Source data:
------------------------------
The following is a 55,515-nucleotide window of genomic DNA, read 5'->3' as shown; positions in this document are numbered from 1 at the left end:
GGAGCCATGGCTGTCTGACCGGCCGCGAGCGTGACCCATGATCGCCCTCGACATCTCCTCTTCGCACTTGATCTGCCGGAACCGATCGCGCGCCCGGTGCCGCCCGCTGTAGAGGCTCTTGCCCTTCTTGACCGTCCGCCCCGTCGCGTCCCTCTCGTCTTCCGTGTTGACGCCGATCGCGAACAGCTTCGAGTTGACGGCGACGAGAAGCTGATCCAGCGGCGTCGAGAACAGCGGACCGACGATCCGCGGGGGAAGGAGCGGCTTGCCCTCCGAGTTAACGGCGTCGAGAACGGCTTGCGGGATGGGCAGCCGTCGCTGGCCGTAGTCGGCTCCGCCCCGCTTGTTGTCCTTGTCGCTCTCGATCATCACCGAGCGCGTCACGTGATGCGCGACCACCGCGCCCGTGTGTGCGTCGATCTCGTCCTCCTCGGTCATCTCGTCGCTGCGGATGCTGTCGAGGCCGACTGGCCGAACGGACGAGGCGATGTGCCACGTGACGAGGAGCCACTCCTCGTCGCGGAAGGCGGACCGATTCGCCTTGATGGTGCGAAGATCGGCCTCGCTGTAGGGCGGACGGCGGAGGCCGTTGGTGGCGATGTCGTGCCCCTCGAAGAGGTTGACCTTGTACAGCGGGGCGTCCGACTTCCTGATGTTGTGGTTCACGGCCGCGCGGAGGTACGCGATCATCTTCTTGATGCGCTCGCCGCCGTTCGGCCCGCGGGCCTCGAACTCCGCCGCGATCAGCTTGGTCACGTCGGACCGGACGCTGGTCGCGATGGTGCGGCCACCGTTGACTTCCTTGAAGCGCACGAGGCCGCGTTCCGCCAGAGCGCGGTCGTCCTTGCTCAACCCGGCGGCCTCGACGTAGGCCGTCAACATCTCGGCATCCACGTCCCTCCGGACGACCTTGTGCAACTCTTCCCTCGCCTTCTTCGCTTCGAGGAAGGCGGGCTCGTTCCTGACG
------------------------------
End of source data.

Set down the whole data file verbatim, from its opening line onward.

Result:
The following is a 55,515-nucleotide window of genomic DNA, read 5'->3' as shown; positions in this document are numbered from 1 at the left end:
GGAGCCATGGCTGTCTGACCGGCCGCGAGCGTGACCCATGATCGCCCTCGACATCTCCTCTTCGCACTTGATCTGCCGGAACCGATCGCGCGCCCGGTGCCGCCCGCTGTAGAGGCTCTTGCCCTTCTTGACCGTCCGCCCCGTCGCGTCCCTCTCGTCTTCCGTGTTGACGCCGATCGCGAACAGCTTCGAGTTGACGGCGACGAGAAGCTGATCCAGCGGCGTCGAGAACAGCGGACCGACGATCCGCGGGGGAAGGAGCGGCTTGCCCTCCGAGTTAACGGCGTCGAGAACGGCTTGCGGGATGGGCAGCCGTCGCTGGCCGTAGTCGGCTCCGCCCCGCTTGTTGTCCTTGTCGCTCTCGATCATCACCGAGCGCGTCACGTGATGCGCGACCACCGCGCCCGTGTGTGCGTCGATCTCGTCCTCCTCGGTCATCTCGTCGCTGCGGATGCTGTCGAGGCCGACTGGCCGAACGGACGAGGCGATGTGCCACGTGACGAGGAGCCACTCCTCGTCGCGGAAGGCGGACCGATTCGCCTTGATGGTGCGAAGATCGGCCTCGCTGTAGGGCGGACGGCGGAGGCCGTTGGTGGCGATGTCGTGCCCCTCGAAGAGGTTGACCTTGTACAGCGGGGCGTCCGACTTCCTGATGTTGTGGTTCACGGCCGCGCGGAGGTACGCGATCATCTTCTTGATGCGCTCGCCGCCGTTCGGCCCGCGGGCCTCGAACTCCGCCGCGATCAGCTTGGTCACGTCGGACCGGACGCTGGTCGCGATGGTGCGGCCACCGTTGACTTCCTTGAAGCGCACGAGGCCGCGTTCCGCCAGAGCGCGGTCGTCCTTGCTCAACCCGGCGGCCTCGACGTAGGCCGTCAACATCTCGGCATCCACGTCCCTCCGGACGACCTTGTGCAACTCTTCCCTCGCCTTCTTCGCTTCGAGGAAGGCGGGCTCGTTCCTGACG